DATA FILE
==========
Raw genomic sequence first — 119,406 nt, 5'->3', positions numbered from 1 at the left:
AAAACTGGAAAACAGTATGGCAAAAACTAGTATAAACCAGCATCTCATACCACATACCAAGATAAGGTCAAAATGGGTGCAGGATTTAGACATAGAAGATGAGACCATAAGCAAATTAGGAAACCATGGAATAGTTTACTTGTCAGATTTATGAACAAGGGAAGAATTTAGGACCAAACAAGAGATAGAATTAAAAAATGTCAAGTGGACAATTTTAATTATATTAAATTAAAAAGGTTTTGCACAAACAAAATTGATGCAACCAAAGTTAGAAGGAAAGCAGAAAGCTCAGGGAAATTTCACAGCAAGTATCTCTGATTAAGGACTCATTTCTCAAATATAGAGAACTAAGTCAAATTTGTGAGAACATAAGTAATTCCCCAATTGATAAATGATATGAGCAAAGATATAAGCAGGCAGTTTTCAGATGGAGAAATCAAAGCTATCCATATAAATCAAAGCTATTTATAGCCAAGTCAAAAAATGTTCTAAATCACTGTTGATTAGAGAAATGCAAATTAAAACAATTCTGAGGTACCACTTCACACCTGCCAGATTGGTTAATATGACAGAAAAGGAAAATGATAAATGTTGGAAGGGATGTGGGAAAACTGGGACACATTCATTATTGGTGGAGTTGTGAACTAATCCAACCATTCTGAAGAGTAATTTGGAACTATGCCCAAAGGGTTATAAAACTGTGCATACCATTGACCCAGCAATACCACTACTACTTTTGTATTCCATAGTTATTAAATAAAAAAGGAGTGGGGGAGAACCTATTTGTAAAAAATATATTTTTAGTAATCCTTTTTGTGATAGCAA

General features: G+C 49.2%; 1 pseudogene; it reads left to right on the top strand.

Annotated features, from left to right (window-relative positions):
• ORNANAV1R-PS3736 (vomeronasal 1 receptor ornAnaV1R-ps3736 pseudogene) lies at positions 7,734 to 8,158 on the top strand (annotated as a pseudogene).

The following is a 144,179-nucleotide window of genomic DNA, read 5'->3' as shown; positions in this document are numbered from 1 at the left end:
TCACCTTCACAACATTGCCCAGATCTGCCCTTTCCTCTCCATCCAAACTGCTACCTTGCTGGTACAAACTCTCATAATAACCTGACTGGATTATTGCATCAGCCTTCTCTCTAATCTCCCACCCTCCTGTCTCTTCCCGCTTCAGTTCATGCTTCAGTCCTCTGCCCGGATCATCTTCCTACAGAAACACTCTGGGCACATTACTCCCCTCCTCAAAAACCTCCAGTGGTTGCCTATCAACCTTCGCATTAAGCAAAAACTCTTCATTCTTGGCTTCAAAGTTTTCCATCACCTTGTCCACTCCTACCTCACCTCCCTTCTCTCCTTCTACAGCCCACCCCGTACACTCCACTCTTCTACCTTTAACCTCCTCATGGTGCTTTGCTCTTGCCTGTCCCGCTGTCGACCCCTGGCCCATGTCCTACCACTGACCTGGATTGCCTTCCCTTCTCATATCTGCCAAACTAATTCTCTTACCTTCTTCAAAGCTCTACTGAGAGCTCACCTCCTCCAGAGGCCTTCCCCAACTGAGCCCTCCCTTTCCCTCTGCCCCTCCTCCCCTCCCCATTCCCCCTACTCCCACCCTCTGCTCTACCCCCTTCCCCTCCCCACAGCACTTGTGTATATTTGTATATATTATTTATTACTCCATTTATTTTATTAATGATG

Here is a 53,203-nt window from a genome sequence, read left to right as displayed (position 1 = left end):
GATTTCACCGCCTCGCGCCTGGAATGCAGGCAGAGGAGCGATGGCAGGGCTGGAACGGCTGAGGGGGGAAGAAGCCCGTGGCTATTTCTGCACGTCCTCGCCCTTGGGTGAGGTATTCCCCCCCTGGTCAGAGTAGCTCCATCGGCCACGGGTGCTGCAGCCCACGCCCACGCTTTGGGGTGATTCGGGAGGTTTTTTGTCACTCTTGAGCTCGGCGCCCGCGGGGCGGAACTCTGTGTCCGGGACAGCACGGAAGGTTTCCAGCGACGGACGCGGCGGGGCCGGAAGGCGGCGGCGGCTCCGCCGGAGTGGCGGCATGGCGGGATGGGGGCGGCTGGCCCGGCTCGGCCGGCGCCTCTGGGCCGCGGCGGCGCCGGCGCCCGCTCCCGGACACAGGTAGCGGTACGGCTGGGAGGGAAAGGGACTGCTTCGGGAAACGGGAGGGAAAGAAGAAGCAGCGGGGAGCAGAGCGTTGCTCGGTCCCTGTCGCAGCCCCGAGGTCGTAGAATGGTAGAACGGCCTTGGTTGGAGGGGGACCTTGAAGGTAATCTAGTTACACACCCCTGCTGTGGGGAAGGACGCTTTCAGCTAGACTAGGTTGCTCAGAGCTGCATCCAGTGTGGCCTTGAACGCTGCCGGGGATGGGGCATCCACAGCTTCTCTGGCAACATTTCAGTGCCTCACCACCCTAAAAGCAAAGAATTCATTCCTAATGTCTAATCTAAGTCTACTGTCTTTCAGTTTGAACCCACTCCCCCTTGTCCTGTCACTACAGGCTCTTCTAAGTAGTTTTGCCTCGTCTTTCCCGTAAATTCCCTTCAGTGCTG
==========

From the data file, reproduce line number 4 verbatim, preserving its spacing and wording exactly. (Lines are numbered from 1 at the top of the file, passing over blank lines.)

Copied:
Annotated features, from left to right (window-relative positions):